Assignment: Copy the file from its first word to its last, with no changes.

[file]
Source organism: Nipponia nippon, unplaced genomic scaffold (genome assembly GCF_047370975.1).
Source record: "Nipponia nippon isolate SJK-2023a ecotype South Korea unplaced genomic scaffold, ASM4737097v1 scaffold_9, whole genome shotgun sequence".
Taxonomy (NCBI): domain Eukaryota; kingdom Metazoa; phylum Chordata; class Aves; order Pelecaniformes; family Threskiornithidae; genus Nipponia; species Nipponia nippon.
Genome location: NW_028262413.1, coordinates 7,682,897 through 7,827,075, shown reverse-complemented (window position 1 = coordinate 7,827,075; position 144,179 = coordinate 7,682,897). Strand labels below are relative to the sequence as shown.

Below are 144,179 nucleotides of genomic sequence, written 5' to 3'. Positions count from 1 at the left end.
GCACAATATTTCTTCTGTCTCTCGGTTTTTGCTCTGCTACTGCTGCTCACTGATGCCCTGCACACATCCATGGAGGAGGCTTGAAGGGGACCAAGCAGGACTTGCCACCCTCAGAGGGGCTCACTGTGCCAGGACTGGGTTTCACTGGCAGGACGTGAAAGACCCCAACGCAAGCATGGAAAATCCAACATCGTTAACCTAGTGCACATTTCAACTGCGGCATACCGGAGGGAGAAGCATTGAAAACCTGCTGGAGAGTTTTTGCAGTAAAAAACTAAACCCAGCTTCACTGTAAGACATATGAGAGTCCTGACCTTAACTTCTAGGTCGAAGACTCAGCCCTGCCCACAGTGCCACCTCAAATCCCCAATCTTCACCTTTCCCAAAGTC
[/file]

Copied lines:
Source organism: Nipponia nippon, unplaced genomic scaffold (genome assembly GCF_047370975.1).
Source record: "Nipponia nippon isolate SJK-2023a ecotype South Korea unplaced genomic scaffold, ASM4737097v1 scaffold_9, whole genome shotgun sequence".
Taxonomy (NCBI): domain Eukaryota; kingdom Metazoa; phylum Chordata; class Aves; order Pelecaniformes; family Threskiornithidae; genus Nipponia; species Nipponia nippon.
Genome location: NW_028262413.1, coordinates 7,682,897 through 7,827,075, shown reverse-complemented (window position 1 = coordinate 7,827,075; position 144,179 = coordinate 7,682,897). Strand labels below are relative to the sequence as shown.

Below are 144,179 nucleotides of genomic sequence, written 5' to 3'. Positions count from 1 at the left end.
GCACAATATTTCTTCTGTCTCTCGGTTTTTGCTCTGCTACTGCTGCTCACTGATGCCCTGCACACATCCATGGAGGAGGCTTGAAGGGGACCAAGCAGGACTTGCCACCCTCAGAGGGGCTCACTGTGCCAGGACTGGGTTTCACTGGCAGGACGTGAAAGACCCCAACGCAAGCATGGAAAATCCAACATCGTTAACCTAGTGCACATTTCAACTGCGGCATACCGGAGGGAGAAGCATTGAAAACCTGCTGGAGAGTTTTTGCAGTAAAAAACTAAACCCAGCTTCACTGTAAGACATATGAGAGTCCTGACCTTAACTTCTAGGTCGAAGACTCAGCCCTGCCCACAGTGCCACCTCAAATCCCCAATCTTCACCTTTCCCAAAGTC